May 2nd, 2015
Human evolution has been marked by two major developments—increases in brain size and the development of social groups. Many scientists have assumed that one cannot live without the other to solve sophisticated social cognitive problems.
But a Duke University study shows that, among lemurs, larger social networks were the best predictor of how well an individual could perform cognitive tasks. Moreover, the sizes of lemur networks did not correlate with brain size. The study, led by anthropologist Evan MacLean, appears in the June 2013 issue of PLoS ONE, and suggests that cognition can evolve without an increase in brain size, and that measuring intelligence purely by brain size will not show the evolution of cognition.
MacLean and his colleagues tested several species of lemurs; each species belonged to varying sizes of social groups, and all had relatively small brains compared to humans and other primates. First, the lemurs were required to steal food from two humans who were perceived as competitors for the food. Each time they had to pilfer food, the lemurs dealt either with a human experimenter who faced the lemur, or one who did not. This way, the researchers knew they were testing a lemur’s ability to read social cues (the human face) while performing a task (stealing food). This first experiment was, then, the test of social cognition. Lemurs that belonged to larger social groups performed the best in this experiment. In fact, the species that performed the best, Lemur catta (pictured), also form the largest social groups of any of the species tested (they usually live in groups of 15).
In the second experiment, lemurs were forced to find alternate ways to grab food that was in a transparent container, usually by reaching around the container. Unlike in the first experiment, performance of this decidedly un-social cognitive task did not correlate with the lemur’s social group size. Therefore, the scientists concluded, it was the social abilities, and not some special ability unique to a species, that determined how well social cognition went.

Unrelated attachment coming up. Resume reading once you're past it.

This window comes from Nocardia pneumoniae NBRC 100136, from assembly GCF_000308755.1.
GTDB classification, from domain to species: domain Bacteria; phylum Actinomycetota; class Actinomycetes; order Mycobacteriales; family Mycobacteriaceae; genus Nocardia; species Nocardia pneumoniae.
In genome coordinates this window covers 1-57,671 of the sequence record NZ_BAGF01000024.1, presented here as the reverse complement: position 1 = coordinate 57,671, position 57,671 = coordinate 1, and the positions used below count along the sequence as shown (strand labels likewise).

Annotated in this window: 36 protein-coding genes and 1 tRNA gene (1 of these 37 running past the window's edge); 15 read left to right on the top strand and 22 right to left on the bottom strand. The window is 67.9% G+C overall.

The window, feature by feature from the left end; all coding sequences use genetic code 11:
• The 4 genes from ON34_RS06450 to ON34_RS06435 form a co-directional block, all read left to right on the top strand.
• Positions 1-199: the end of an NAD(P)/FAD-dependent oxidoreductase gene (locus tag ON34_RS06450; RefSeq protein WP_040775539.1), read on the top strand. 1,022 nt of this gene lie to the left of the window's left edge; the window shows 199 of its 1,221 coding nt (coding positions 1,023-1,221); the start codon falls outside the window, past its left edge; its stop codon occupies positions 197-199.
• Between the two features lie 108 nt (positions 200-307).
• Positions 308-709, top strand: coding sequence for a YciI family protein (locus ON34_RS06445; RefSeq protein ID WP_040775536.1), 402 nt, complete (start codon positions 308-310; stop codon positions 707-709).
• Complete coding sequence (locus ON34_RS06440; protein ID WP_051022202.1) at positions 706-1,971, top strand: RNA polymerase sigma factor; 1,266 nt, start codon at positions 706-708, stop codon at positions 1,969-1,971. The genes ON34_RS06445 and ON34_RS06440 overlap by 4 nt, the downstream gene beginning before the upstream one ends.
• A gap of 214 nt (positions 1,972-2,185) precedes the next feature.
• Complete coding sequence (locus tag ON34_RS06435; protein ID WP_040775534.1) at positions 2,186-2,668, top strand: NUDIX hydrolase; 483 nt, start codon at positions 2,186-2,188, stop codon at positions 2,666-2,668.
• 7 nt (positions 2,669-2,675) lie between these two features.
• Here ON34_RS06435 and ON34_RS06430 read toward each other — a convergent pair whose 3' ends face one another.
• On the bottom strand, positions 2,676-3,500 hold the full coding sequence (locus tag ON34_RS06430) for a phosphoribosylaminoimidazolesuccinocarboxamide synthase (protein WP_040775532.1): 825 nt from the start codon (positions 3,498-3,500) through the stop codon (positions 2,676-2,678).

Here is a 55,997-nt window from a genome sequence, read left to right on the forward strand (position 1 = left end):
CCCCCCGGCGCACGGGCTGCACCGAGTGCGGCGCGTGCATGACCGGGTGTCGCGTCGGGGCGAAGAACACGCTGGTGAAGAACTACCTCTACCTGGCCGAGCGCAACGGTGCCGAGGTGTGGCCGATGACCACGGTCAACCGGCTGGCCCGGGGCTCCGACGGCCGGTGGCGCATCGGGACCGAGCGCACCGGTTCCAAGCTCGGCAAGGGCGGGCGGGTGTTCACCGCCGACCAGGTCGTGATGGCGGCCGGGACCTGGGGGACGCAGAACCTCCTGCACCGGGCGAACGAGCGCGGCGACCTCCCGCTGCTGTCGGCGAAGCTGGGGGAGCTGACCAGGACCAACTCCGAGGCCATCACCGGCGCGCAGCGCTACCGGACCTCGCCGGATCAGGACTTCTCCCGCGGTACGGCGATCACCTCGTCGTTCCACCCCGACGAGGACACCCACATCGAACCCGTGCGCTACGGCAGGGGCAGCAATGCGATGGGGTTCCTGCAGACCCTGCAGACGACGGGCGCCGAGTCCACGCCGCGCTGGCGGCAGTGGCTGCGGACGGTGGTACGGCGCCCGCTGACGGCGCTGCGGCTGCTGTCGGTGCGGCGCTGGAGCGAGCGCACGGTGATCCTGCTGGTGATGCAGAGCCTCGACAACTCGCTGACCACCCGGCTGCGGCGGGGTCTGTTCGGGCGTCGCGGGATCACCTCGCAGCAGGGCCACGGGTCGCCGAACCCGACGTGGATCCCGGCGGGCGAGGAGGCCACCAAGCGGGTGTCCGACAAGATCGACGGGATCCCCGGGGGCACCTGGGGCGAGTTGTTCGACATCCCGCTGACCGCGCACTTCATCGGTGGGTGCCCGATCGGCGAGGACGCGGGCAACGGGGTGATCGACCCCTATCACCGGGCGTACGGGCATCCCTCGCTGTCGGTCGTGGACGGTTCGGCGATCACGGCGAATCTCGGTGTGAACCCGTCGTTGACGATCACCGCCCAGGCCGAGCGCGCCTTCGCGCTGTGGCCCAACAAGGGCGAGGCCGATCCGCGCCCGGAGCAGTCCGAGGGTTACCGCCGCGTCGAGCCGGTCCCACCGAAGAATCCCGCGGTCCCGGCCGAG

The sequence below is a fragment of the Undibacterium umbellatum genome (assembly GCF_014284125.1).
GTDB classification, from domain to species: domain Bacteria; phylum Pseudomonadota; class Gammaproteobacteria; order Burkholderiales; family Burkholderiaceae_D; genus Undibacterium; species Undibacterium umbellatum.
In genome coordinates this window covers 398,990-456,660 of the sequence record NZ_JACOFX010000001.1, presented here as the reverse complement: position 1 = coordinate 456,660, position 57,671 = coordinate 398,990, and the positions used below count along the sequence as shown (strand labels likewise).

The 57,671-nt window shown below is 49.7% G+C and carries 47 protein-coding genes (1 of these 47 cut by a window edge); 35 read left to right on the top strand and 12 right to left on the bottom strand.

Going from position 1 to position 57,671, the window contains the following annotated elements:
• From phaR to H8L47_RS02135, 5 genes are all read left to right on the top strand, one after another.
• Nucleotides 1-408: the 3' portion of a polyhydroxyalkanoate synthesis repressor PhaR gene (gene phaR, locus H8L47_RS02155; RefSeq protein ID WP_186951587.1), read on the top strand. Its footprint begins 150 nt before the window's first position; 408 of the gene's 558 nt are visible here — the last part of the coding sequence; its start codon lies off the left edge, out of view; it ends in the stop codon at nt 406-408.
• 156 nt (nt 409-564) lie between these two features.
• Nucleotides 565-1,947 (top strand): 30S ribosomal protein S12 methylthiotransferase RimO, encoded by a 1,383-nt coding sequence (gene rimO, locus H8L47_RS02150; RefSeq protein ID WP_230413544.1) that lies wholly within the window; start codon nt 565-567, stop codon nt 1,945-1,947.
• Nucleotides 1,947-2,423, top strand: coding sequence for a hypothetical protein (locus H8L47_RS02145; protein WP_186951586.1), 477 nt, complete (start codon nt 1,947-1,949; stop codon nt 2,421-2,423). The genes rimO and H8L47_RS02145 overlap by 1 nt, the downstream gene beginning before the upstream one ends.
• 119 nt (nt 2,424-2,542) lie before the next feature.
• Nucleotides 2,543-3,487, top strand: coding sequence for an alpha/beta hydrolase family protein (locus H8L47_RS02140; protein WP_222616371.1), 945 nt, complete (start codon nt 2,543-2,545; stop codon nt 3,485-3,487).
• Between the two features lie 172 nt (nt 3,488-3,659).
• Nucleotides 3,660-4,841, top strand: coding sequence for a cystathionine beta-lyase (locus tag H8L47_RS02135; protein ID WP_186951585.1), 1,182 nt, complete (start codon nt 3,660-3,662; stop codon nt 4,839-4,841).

“These data provide the first demonstration of a link between group size and experimental measures of social cognitive skills in animals,” the researchers wrote. “Being socially savvy doesn’t make you brainy in every domain. Our data suggest that for lemurs, living in social networks favored the evolution of social intelligence without changing over cognitive abilities.”
The researchers also show that since changes in social cognitive abilities do not necessarily depend on brain size, then it’s not possible to assume that larger brains automatically translate into superior social cognition. One of the hallmarks of sophisticated social interaction is flexibility, using a multitude of social tools to respond to a large number of situations. It could be, as this study suggests, that lessons learned from dealing with many peers is more important than excelling at one particular task.
Photo: Wikimedia Commons
MacLean, E., et al. (2013). Group size predicts social but not nonsocial cognition in lemurs PLoS ONE, 8 (6) DOI: 10.1371/journal.pone.0066359
cognition problems,evolution of the human brain research, social cognitive theory constructs